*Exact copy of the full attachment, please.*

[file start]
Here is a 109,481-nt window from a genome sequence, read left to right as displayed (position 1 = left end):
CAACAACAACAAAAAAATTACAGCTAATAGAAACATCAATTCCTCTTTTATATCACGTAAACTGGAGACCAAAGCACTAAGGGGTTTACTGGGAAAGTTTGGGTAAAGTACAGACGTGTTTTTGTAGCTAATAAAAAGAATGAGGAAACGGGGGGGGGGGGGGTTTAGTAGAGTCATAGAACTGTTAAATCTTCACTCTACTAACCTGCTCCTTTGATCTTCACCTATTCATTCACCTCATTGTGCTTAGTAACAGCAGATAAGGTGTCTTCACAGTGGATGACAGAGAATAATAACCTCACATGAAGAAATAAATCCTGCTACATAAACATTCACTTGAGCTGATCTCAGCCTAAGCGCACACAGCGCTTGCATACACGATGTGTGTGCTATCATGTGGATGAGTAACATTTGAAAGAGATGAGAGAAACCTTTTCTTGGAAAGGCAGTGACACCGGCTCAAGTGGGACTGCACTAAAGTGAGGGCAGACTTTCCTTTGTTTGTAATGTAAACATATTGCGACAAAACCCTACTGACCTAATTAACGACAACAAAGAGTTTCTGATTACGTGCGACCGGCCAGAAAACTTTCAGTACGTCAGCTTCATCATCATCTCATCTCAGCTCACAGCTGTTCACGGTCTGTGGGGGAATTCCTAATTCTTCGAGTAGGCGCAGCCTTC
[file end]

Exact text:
Here is a 109,481-nt window from a genome sequence, read left to right as displayed (position 1 = left end):
CAACAACAACAAAAAAATTACAGCTAATAGAAACATCAATTCCTCTTTTATATCACGTAAACTGGAGACCAAAGCACTAAGGGGTTTACTGGGAAAGTTTGGGTAAAGTACAGACGTGTTTTTGTAGCTAATAAAAAGAATGAGGAAACGGGGGGGGGGGGGGTTTAGTAGAGTCATAGAACTGTTAAATCTTCACTCTACTAACCTGCTCCTTTGATCTTCACCTATTCATTCACCTCATTGTGCTTAGTAACAGCAGATAAGGTGTCTTCACAGTGGATGACAGAGAATAATAACCTCACATGAAGAAATAAATCCTGCTACATAAACATTCACTTGAGCTGATCTCAGCCTAAGCGCACACAGCGCTTGCATACACGATGTGTGTGCTATCATGTGGATGAGTAACATTTGAAAGAGATGAGAGAAACCTTTTCTTGGAAAGGCAGTGACACCGGCTCAAGTGGGACTGCACTAAAGTGAGGGCAGACTTTCCTTTGTTTGTAATGTAAACATATTGCGACAAAACCCTACTGACCTAATTAACGACAACAAAGAGTTTCTGATTACGTGCGACCGGCCAGAAAACTTTCAGTACGTCAGCTTCATCATCATCTCATCTCAGCTCACAGCTGTTCACGGTCTGTGGGGGAATTCCTAATTCTTCGAGTAGGCGCAGCCTTC